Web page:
Calf pneumonia – knowing your enemy and successfully fighting it!
Early diagnosis is key
The single most important factor affecting the success of calf pneumonia treatment is how early treatment is started. Treatment must be given as early as possible to minimise the degree of lung damage and reduce the risk of chronic pneumonia.
Detecting respiratory disease in the early stages requires careful observation. Calves may have a high temperature for up to 72hrs before they exhibit obvious clinical signs, such as an increased respiratory rate. Subtle signs to look out for include a slight delay in getting up to feed, a reduction in milk/feed intake, separation from the rest of the group, a clear nasal discharge, or a slightly depressed state.
Time to get the thermometer out
Any suspicion of a calf not being 100% should prompt a temperature check. Allocate some time daily to observe calf behaviour so that these subtle changes can be recognised.
If there has been a couple of cases of pneumonia in a group of calves, it is very wise to temperature check the whole group. It is impossible to tell which calf has a high temperature and who hasn’t without getting your thermometer out! Could you pick out someone who had a temperature increase of 0.1°C in a line of people without a thermometer?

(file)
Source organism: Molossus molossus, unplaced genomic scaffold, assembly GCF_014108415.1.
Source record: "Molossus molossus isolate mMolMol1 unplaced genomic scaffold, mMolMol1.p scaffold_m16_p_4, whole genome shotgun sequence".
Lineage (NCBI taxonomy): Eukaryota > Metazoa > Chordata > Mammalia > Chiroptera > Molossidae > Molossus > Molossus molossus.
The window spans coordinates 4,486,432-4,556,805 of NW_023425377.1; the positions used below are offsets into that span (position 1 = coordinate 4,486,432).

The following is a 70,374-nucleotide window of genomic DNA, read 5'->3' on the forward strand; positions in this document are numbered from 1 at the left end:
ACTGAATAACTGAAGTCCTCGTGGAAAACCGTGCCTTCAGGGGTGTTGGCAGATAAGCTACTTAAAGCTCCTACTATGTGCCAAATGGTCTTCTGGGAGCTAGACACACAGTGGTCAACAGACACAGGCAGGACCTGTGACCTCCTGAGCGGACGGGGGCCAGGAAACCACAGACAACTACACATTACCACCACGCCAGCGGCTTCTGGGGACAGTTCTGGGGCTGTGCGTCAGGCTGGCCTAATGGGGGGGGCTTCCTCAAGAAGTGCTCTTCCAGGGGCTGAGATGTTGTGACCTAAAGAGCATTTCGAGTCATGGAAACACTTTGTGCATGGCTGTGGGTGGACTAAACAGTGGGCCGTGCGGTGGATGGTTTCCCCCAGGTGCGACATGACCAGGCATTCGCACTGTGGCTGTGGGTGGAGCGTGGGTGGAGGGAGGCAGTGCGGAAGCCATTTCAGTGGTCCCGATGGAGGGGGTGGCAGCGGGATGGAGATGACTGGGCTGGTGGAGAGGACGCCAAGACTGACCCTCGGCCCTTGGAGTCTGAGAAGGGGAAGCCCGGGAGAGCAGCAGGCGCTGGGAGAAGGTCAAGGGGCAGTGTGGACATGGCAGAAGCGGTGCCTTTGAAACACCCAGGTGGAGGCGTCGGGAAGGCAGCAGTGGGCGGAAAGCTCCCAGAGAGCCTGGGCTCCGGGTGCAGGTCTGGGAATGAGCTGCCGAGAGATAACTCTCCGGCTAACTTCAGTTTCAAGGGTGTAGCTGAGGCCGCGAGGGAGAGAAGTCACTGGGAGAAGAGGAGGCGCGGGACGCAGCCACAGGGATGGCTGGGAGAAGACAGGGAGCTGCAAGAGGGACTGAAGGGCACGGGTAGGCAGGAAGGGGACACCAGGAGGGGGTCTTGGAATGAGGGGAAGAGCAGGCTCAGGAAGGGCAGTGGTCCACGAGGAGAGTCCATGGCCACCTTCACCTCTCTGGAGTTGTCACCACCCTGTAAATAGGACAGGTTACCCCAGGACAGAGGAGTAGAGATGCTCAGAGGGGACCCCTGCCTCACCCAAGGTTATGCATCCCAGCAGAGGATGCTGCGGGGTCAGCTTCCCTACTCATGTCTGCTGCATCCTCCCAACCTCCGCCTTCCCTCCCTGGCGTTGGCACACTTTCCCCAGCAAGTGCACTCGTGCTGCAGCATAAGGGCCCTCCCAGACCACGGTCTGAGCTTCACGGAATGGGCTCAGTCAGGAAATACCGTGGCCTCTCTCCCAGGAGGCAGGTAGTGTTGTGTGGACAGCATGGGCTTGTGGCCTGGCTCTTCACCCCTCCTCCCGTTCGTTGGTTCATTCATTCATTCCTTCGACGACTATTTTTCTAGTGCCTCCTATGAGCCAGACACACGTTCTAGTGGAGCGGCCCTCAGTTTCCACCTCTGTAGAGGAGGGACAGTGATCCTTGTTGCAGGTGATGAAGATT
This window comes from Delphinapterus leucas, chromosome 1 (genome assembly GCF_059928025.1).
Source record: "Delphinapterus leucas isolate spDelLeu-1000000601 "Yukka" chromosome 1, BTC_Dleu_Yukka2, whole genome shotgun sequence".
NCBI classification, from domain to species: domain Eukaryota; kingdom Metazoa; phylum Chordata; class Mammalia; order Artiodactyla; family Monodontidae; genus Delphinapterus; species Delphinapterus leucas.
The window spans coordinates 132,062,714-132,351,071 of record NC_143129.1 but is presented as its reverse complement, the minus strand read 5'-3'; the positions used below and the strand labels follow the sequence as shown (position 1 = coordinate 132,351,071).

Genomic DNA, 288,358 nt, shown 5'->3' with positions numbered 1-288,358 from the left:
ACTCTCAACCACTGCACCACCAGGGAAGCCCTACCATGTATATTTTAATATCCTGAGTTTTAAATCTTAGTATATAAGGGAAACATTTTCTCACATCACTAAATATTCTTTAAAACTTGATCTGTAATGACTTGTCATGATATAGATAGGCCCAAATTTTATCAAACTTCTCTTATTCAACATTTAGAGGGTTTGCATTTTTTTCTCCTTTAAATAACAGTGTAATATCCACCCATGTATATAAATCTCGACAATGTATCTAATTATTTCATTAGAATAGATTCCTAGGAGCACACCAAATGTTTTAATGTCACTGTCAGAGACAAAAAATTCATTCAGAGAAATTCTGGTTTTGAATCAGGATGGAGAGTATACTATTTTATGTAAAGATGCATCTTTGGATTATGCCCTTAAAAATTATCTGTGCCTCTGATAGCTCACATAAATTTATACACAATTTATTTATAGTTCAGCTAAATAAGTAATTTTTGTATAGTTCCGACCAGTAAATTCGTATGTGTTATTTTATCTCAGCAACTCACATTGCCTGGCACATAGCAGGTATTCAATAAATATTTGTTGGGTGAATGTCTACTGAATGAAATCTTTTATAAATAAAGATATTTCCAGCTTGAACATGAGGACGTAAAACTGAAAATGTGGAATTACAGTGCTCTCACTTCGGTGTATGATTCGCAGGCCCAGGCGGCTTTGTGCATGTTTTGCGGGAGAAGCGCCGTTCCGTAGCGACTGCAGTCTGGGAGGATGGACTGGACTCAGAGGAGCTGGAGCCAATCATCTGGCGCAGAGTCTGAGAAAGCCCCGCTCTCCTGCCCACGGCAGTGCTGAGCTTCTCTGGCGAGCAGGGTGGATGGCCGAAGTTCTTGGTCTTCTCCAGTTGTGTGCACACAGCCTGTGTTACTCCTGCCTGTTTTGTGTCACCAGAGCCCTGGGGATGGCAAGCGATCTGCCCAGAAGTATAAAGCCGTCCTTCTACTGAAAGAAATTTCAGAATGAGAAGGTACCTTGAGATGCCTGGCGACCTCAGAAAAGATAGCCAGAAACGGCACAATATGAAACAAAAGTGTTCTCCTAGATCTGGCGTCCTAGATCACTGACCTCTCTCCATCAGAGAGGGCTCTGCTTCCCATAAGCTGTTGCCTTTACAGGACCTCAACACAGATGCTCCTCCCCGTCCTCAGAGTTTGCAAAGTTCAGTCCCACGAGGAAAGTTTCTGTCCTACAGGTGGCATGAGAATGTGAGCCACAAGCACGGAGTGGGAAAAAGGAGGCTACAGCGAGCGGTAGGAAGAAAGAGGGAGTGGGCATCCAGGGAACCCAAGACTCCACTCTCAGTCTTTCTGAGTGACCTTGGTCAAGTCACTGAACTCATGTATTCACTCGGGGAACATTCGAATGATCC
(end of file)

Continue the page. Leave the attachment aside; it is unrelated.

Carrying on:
Identifying the pathogen
Calf pneumonia can be caused by a range of pathogens including bacteria, viruses, and parasites. With regards to diagnostics there are two main options:
- Isolate the pathogen – nasopharyngeal swabs, transtracheal washes, post-mortem sampling, faecal sample (lungworm)
- Check if the animal has had an immune response against the pathogen – blood samples to check for exposure to pathogens
It is important to know what pathogens are causing pneumonia on your farm so that specific vaccinations can be selected, effective treatments can be utilised, and targeted management protocols can be put in place to prevent disease.
Dealing with an outbreak
Ideally sick calves should be isolated either on their own or as a group in a separate airspace away from healthy calves. Having a designated hospital pen will help to reduce the spread of disease to healthy calves. This allows for close monitoring of feed and water intake and assessment of response to treatment.
Although many causes of pneumonia are viral, secondary bacterial infection is almost inevitable and therefore all cases of pneumonia should be treated with antibiotics in combination with anti-inflammatories.
Anti-inflammatory will bring down high temperatures, reduce the degree of lung damage and inflammation and help feed intakes. The antibiotic that you choose may depend on which pathogens have been diagnosed on your farm, administration requirements and the duration of action.
Please get in touch if you would like to discuss your current pneumonia treatment protocols with us.